Thursday, March 7, 2013

Delaplane Cellars/Pasta Fagiole

I'm working on way too many things at work right now, so many that my head is constantly spinning and I am unable to get any badly needed downtime even when I am not at work. So, Ann has purposely not scheduled anything for us to do on Sundays in March so that I can just chill on my day off. Even though we didn't have anything planned on Sunday, it did seem to be a good idea towards late morning just to get away from the house and have a little lunch/wine and try to unwind.

We needed to get to Delaplane to pick up some wines (we are members of their club) and since it is the closest of the upper tier wineries to us, we often end up there when we don't have any other plans and so we did on Sunday. The change of context worked for me. I was able to relax with the help of a half bottle of really good wine, my best girl, and a total change of scenery!

A Special Treat 
We arrived in the tasting room shortly after noon and were among the first to arrive for the afternoon, which turned out to be fairly slow but not atypical for this time of year. Although I don't wish slow times on anyone, it is so much easier for me to relax without tons of people around. As a restaurant guy, I love the buzz and the people, but I'm on all week and when I'm not at work, I don't necessarily want to be on. I need a little off time to recharge my batteries.

Upstairs on the mezzanine level, Jim was conducting a class on wine and food pairing called Sunday Sipping, with food supplied by Tarver King and crew at the nearby Ashby Inn. Betsy spied Ann and me while we were tasting through the line up and brought us each a sample of the final pairing along with a taste of their Petit Manseng. Tarver made what he calls potted cheese (basically a gelatin-stabilized cheese mousse) of Challerhocker cheese and milk topped with a bit of honey and accompanied by a biscotto.

Cheese geek that I am, I freely admit that I don't know much about Swiss cheeses other than the usual suspects and Challerhocker is a new cheese to me. It's a washed rind cheese that melts well. The salty cheese mousse with the sweet floral honey was a great contrast to the sweet Petit Manseng. This highly savory contrast is always my approach to a pairing with a great sweet wine. In my current frame of mind, I probably would have gone with an unctuous pork liver terrine, but this pairing and the presentation were excellent.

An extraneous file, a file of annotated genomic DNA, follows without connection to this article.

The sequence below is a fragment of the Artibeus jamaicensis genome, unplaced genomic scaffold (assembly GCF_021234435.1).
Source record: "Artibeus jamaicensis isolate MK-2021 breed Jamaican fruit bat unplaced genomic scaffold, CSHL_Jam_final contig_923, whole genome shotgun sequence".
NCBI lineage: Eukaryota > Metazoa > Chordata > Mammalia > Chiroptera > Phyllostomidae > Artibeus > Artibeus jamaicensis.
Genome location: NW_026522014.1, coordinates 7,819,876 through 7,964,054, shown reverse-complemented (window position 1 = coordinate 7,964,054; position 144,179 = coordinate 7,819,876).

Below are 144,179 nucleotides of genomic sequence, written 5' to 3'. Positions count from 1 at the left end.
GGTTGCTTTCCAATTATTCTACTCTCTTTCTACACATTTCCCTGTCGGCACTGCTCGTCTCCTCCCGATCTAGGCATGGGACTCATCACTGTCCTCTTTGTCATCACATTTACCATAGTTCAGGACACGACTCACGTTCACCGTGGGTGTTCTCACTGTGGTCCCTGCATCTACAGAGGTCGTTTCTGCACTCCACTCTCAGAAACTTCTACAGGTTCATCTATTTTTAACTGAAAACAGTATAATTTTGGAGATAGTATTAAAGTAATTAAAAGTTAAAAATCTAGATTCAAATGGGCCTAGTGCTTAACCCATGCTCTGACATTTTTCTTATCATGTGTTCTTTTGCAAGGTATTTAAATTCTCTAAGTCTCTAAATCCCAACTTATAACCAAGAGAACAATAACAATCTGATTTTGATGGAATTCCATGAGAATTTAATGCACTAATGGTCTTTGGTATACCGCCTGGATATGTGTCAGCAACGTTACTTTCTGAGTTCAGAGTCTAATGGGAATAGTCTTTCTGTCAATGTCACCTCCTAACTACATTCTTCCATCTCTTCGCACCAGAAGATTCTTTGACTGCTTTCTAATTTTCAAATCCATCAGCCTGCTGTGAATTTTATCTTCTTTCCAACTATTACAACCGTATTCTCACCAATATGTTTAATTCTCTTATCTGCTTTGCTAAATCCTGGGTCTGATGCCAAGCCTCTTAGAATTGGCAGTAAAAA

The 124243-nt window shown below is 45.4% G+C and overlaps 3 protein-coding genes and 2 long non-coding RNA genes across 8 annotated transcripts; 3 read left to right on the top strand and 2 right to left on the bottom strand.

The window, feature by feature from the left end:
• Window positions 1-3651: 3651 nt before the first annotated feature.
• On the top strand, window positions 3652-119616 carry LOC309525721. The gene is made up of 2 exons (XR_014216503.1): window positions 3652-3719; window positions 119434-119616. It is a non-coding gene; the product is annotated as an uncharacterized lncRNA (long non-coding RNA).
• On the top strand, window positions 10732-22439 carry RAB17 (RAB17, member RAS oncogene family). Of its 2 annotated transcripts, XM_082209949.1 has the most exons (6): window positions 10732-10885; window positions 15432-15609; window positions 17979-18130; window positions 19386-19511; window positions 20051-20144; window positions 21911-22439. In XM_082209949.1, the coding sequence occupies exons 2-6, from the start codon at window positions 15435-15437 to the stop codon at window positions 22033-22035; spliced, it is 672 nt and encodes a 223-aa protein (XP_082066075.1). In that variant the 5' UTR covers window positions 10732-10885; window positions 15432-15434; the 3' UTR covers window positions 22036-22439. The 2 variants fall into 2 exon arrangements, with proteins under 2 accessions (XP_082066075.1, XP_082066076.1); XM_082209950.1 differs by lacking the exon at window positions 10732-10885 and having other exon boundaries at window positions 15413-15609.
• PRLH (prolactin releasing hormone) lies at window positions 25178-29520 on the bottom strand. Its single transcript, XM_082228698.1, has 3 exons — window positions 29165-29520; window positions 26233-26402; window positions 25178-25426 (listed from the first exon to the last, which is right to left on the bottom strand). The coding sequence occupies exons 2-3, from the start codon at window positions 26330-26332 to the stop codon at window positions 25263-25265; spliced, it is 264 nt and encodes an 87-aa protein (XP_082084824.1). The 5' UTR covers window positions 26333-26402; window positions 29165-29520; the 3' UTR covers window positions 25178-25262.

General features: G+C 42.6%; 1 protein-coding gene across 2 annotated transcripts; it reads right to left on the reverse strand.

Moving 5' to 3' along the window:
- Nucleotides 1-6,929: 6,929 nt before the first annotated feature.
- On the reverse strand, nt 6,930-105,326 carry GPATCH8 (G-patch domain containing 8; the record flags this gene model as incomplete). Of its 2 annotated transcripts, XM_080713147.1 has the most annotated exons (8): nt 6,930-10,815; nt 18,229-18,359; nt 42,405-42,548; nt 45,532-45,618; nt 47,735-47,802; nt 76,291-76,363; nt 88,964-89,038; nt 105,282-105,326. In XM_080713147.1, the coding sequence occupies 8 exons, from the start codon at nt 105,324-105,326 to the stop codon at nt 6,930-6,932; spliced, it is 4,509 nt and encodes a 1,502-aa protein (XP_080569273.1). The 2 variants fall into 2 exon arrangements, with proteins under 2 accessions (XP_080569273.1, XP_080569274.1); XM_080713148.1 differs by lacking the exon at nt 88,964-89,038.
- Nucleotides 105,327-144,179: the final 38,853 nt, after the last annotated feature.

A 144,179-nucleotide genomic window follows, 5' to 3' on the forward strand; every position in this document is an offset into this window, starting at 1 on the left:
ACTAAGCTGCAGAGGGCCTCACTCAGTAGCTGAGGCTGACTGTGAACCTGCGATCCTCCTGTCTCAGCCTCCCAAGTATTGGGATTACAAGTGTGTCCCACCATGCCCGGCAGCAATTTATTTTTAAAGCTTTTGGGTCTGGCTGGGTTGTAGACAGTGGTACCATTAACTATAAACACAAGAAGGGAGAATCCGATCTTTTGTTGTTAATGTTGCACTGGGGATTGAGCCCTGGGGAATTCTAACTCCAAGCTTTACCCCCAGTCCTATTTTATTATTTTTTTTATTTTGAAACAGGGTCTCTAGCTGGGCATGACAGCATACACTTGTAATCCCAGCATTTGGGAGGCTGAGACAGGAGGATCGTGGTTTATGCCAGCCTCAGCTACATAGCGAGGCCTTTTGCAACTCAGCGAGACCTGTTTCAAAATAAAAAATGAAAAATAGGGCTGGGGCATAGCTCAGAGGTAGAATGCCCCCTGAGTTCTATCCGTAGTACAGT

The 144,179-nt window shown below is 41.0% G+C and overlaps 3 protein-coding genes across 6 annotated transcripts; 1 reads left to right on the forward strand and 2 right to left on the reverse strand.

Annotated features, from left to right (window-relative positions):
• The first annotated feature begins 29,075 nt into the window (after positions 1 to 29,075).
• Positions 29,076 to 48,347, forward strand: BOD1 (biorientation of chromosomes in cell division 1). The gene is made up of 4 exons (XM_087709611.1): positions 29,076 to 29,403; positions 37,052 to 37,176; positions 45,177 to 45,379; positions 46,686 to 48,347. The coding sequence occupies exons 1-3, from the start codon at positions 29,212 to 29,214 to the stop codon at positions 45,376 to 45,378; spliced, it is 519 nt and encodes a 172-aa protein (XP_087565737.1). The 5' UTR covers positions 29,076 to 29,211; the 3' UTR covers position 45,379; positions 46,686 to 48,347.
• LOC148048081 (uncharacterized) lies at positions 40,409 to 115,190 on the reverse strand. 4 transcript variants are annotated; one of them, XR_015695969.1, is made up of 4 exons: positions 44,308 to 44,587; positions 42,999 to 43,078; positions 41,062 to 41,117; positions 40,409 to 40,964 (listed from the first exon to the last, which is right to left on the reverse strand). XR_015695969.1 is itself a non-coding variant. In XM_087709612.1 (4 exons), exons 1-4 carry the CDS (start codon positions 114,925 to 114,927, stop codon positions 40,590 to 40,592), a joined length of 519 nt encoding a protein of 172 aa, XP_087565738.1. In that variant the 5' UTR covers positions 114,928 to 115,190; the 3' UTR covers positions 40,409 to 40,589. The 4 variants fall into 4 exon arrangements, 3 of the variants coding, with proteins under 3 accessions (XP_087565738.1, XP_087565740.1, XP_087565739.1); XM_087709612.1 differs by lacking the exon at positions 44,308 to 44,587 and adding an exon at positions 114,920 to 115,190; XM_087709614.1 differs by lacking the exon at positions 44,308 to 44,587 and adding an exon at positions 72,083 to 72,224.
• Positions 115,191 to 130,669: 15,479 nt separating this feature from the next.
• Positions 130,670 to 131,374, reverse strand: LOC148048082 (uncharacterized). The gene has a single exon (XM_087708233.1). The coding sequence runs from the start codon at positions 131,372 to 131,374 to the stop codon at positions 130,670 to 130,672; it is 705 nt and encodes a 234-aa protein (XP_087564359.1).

The wines being tasted at the counter are all reds now, the whites being sold out and the new 2012 vintage not yet ready for prime time. I am particularly surprised at the 2011 reds; they are very drinkable, especially for the worst vintage that I can remember.

Our Favorite: 2010 Williams Gap Bordeaux Blend
Ann and I gravitated to our favorite of the current wines, the 2010 Williams Gap red blend of four traditional Bordeaux varietals, basically equal parts of Cabernet Sauvignon, Merlot, and Cabernet Franc with the balance Petit Verdot.

Cheeses and the Fennel Sausage from Croftburn Market
We always seem to get the sampler plate of whatever cheeses and sausage they have on offer and this time the cheeses were uninspiring, but the fennel sausage from Croftburn Market in Culpeper was delicious. We like the charcuterie from Croftburn a lot, but recently we have been spoiled by the amazing salame from Olympic Provisions in Portland. Nothing against the home team, but those guys on the left coast have got it figured out. I've even learned some tricks for my own charcuterie by tasting theirs.

Mousse Truffée
Ann has never seen a piece of truffled liver mousse that she could pass up, so we ordered a slice to go with our bread. There is something luxuriously comforting about a piece of hot crusty bread slathered with silky liver mousse!

Baguettes, Good and Crusty
After Jim finished his tasting upstairs, he wandered over and sat and chewed the fat with us until he and Betsy left for brunch up the street at the Ashby. He was kind enough to grab a bottle of the 2012 Springlot Sauvignon Blanc and pour a glass for each of us. It has a really tropical nose and decent enough acidity, though a person could want more acid. 2012 was a bit too warm at times for that though. Springlot is across the valley directly west of the winery and up at a pretty good elevation; Jim pointed it out to us from the winery. With only 18 cases made, the general public will never see this wine and we were delighted and surprised to be able to taste it.

Midafternoon, we headed back to the house where I started prepping for dinner and then went to fetch Carter while Ann was baking another awesome loaf of bread for dinner.

Root Veg and Pancetta
I had promised to make pasta e fagiole for dinner this winter because Carter likes it so much, but I hadn't yet got around to it. It kept getting bumped by other equally delicious dishes. So I made it a point to make some this weekend and I gathered some celery root, carrots, onions, pancetta, garlic, sage, and rosemary and went to town on it after we got back from the winery.

Pancetta Loves Rosemary, Sage, and Garlic
Ann also made some bread dough on Saturday so that we could have a loaf with our beans. I'm giving away her secret here: she bakes it in the big cast iron cocotte. Not only does it give the loaf shape, but when covered for the first part of the baking, it traps in the steam necessary to give the bread great oven spring.

Sadly, this loaf didn't turn out too well. Our primary oven appears to be malfunctioning and we ended up moving it to the secondary oven. The loaf suffered for want of a decent oven, but not enough to keep us from gorging on the bread to the point where we were too stuffed to want the pasta and beans!

Ann's Bread Secret: Cast Iron

Pasta e Fagiole

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